If dementia symptoms appear before or at the same time as people start to have movement problems, then a diagnosis of DLB is likely to be given.
If movement problems are present for a year or more before signs of dementia, then a diagnosis of Parkinson’s dementia is likely to be given.
If your GP suspects dementia, they may refer you to a memory clinic or another specialist clinic. You will be asked about your symptoms and medical history and may have a physical check-up and a memory test. They may also send you for tests like brain scans and blood tests. Together these tests will help to identify the likely cause of the memory and thinking problems.
Brain scans such as MRI (magnetic resonance imaging) or CT (computerised tomography) can help to rule out other causes of dementia. To help make a specific diagnosis of DLB, a type of scan called a DaT scan may be used to look for changes in the brain which are more common in this type of dementia.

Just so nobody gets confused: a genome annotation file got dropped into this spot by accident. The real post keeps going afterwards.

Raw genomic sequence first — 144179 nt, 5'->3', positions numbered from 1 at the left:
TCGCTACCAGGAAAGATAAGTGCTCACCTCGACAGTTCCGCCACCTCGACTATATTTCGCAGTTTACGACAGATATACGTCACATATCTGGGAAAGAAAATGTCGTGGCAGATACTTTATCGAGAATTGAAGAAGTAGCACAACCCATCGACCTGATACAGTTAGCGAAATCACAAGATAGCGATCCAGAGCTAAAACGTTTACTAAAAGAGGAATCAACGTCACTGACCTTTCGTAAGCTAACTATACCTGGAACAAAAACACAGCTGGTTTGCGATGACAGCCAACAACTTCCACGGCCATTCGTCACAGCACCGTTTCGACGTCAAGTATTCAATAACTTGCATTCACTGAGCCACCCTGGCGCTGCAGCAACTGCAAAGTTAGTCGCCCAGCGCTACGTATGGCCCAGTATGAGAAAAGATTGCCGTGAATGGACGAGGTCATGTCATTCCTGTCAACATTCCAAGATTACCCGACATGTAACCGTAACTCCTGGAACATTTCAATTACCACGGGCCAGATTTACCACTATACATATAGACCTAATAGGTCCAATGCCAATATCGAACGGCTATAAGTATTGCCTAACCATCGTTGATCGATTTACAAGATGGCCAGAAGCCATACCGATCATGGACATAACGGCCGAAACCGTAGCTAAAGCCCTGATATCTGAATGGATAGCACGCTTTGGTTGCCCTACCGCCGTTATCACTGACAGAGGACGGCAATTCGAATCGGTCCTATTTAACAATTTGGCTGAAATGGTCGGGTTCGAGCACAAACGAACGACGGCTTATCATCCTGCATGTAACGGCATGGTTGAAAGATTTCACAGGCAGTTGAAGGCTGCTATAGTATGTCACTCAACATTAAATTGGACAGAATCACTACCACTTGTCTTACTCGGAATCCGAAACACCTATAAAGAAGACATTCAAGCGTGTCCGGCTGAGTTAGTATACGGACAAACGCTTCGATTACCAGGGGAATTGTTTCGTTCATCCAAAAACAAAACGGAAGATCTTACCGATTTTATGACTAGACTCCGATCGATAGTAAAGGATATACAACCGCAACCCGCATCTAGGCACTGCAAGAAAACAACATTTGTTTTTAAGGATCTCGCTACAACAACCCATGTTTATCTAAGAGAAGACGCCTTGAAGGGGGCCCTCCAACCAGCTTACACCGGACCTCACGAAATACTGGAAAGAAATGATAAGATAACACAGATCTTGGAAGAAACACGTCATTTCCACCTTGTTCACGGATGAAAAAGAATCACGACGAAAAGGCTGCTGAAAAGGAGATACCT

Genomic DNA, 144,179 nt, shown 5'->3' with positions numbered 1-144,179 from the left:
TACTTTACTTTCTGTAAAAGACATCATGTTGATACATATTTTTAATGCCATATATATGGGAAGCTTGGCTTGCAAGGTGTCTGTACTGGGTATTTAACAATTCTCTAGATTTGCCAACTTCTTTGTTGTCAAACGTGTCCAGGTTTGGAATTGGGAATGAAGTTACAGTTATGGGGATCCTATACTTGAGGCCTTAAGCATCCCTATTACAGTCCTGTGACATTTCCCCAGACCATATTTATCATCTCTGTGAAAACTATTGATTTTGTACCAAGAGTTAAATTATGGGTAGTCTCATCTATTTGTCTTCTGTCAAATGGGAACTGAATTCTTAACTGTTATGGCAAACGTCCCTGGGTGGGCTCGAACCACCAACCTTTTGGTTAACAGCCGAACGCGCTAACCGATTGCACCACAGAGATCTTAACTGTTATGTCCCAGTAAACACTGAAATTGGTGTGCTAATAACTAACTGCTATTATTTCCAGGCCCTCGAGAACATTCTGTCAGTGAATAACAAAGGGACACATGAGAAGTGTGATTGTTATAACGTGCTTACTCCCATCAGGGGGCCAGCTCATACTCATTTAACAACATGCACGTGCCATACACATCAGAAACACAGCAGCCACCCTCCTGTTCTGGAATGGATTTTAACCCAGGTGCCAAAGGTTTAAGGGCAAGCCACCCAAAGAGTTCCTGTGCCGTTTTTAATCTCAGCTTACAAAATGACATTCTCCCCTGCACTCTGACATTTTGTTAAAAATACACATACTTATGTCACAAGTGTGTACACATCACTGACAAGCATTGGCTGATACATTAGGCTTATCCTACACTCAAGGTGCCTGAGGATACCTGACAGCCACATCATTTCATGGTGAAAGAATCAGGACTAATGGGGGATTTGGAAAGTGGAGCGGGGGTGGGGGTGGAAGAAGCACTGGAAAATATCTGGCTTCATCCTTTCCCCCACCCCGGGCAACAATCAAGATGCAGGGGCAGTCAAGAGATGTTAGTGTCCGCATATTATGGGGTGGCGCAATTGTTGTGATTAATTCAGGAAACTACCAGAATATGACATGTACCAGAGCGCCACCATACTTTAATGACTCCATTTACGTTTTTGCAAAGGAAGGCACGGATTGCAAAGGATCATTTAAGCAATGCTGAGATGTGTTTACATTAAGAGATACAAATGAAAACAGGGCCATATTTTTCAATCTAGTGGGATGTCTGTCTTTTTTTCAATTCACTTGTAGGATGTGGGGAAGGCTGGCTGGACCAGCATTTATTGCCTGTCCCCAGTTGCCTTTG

It is important to get the right diagnosis so that appropriate treatments and help can be given. If you are worried about your health or someone else’s, you should talk to your GP.